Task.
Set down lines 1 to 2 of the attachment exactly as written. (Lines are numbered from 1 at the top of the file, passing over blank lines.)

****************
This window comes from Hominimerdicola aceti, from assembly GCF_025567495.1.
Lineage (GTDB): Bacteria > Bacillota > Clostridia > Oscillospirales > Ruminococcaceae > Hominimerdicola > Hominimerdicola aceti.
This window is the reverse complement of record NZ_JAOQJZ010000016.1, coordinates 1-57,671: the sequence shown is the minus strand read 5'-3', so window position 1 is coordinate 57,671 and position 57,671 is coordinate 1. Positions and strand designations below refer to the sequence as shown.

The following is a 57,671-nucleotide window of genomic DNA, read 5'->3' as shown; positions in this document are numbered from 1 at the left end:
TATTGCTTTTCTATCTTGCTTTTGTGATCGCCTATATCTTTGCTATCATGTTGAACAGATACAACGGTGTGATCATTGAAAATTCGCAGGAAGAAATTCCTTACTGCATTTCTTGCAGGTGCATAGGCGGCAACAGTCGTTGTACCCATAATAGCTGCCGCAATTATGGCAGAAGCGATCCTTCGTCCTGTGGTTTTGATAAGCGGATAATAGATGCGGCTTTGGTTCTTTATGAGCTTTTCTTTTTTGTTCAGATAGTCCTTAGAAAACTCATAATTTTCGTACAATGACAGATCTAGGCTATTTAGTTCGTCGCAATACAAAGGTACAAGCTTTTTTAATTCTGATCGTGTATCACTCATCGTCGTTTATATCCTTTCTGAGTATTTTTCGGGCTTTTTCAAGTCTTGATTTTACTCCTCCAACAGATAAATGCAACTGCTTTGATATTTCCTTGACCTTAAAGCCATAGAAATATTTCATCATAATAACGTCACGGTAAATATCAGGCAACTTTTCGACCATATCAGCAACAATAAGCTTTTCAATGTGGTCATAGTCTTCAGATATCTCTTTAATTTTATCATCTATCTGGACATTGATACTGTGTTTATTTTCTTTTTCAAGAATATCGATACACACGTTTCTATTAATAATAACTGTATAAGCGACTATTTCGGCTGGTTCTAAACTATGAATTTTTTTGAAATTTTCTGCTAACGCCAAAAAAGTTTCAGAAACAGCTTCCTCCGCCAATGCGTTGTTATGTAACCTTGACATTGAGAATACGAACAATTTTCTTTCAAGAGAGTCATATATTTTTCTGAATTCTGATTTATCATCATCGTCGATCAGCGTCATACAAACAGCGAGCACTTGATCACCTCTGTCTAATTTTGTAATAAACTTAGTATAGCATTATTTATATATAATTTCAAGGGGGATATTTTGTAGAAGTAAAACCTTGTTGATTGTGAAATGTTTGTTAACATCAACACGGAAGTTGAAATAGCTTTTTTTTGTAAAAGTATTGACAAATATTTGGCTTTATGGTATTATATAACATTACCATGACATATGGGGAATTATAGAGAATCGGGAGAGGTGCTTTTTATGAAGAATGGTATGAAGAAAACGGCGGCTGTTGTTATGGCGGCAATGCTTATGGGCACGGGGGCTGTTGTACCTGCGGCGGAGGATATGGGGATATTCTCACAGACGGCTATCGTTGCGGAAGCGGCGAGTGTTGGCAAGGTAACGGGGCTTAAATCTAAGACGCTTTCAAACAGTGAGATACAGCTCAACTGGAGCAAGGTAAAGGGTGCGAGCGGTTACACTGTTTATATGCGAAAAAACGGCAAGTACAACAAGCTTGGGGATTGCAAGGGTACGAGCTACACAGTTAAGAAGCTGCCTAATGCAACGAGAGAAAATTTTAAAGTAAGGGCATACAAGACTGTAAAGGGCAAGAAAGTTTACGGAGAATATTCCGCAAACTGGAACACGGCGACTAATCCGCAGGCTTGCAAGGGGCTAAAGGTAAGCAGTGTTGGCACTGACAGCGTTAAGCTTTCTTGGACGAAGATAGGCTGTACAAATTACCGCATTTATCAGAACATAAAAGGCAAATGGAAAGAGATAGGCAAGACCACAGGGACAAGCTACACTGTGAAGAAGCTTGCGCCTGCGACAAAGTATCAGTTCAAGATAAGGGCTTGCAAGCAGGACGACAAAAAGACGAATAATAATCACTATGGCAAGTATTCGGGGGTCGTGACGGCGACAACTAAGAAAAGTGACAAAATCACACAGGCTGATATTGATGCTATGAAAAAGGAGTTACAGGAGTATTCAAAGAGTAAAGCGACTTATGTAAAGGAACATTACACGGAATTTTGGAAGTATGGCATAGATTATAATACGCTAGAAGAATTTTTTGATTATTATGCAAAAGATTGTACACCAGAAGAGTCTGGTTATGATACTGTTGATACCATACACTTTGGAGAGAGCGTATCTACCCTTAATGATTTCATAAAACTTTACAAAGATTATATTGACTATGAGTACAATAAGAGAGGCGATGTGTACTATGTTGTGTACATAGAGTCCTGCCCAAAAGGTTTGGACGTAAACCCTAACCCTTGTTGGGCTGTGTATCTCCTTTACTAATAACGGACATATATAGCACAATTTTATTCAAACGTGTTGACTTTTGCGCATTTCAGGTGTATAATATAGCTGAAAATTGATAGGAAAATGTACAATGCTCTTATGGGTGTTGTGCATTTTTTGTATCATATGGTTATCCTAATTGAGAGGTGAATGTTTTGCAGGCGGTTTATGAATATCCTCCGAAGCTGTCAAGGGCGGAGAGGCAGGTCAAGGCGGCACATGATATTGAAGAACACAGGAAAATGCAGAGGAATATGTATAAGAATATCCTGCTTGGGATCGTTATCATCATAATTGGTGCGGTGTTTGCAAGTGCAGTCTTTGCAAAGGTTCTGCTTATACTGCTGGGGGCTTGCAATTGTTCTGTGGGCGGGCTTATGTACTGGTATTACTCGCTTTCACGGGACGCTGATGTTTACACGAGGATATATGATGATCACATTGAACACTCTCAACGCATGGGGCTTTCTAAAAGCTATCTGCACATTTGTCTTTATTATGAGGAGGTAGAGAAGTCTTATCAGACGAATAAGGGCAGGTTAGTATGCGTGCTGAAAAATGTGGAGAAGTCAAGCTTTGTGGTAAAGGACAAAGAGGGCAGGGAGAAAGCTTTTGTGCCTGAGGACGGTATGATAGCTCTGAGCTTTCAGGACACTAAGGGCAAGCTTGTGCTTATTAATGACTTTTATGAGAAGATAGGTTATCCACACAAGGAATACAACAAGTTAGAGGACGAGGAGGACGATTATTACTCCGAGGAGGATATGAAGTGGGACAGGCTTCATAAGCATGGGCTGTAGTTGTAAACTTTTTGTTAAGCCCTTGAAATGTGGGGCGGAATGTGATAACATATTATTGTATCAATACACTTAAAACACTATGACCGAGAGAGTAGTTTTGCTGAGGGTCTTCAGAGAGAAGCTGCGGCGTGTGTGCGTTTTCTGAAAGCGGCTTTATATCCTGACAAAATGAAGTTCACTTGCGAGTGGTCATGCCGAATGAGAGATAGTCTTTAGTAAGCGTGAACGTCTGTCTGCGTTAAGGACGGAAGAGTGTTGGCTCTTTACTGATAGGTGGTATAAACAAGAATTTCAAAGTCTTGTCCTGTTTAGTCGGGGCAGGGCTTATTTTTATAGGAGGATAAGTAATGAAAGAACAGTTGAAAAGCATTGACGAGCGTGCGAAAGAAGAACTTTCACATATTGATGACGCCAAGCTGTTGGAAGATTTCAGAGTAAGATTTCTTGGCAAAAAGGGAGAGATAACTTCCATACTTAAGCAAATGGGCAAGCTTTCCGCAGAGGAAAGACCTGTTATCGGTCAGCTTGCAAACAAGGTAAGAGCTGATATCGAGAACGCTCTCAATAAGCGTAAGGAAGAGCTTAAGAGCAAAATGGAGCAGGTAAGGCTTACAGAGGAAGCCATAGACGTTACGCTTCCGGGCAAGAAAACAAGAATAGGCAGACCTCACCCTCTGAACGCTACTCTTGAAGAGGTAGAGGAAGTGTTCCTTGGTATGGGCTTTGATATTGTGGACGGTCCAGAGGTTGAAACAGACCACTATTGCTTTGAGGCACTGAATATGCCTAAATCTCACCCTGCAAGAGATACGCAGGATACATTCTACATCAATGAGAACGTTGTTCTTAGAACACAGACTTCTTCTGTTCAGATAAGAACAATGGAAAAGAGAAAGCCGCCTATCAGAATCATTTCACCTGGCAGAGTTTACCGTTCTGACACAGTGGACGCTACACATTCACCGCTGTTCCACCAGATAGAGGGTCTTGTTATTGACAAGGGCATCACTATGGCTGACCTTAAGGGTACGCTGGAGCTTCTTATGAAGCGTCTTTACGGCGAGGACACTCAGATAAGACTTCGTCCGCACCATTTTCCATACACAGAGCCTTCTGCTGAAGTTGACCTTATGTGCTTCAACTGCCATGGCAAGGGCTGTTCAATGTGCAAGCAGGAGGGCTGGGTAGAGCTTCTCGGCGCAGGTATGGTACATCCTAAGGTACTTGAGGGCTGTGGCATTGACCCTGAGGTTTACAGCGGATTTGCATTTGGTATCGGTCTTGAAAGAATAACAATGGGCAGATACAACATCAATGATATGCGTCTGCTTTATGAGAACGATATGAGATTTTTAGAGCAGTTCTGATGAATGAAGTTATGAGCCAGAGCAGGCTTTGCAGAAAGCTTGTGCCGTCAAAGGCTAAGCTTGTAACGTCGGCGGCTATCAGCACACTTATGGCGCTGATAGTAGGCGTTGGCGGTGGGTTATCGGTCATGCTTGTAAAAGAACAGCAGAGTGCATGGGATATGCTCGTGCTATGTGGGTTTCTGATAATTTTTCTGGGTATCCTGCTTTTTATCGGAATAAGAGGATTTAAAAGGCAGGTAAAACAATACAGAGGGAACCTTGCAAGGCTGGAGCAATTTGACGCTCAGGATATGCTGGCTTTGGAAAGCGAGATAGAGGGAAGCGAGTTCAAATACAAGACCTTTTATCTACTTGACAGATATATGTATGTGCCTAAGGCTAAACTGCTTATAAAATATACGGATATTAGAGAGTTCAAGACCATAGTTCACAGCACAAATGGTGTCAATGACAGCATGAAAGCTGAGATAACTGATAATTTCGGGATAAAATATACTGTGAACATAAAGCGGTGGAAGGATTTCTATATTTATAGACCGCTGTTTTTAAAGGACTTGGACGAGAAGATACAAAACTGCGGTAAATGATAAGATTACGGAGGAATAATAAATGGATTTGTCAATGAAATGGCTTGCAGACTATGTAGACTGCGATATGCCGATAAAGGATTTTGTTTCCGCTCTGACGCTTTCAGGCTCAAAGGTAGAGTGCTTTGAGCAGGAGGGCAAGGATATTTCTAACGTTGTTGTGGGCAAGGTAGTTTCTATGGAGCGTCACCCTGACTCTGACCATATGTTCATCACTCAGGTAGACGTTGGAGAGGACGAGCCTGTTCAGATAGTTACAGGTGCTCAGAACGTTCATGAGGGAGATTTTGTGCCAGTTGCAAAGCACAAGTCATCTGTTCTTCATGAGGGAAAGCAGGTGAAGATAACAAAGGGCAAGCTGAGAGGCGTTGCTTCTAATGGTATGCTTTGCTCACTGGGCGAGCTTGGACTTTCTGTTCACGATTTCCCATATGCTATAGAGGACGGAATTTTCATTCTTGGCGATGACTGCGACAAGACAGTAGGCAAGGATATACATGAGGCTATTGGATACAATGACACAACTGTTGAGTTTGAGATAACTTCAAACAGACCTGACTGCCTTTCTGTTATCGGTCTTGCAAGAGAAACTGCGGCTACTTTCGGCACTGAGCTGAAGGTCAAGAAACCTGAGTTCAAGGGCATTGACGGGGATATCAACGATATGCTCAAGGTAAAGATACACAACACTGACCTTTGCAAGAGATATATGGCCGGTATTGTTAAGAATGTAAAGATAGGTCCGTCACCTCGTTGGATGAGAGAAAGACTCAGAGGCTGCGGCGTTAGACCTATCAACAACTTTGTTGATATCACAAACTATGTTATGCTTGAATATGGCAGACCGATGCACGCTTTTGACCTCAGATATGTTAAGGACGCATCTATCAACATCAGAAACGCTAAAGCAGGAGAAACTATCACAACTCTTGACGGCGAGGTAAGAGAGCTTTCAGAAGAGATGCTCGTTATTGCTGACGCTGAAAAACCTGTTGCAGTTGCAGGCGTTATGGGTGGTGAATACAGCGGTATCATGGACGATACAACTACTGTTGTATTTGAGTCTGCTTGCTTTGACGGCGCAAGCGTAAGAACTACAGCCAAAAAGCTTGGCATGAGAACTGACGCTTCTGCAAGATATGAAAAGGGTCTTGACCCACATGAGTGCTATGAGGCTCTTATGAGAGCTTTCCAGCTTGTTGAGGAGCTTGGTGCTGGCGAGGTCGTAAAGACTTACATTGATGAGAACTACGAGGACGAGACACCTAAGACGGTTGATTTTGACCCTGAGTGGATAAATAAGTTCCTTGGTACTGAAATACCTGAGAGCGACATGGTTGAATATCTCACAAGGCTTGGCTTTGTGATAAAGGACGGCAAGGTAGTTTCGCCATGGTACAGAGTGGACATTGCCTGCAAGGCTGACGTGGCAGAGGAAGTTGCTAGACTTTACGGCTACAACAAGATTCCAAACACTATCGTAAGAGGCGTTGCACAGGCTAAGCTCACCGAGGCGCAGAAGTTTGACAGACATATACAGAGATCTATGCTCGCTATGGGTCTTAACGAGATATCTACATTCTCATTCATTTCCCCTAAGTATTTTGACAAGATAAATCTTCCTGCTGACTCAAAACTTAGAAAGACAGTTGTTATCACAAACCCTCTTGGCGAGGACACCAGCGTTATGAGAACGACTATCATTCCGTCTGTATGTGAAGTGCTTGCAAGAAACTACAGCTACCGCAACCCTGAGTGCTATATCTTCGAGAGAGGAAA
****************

This window comes from Hominimerdicola aceti, from assembly GCF_025567495.1.
Lineage (GTDB): Bacteria > Bacillota > Clostridia > Oscillospirales > Ruminococcaceae > Hominimerdicola > Hominimerdicola aceti.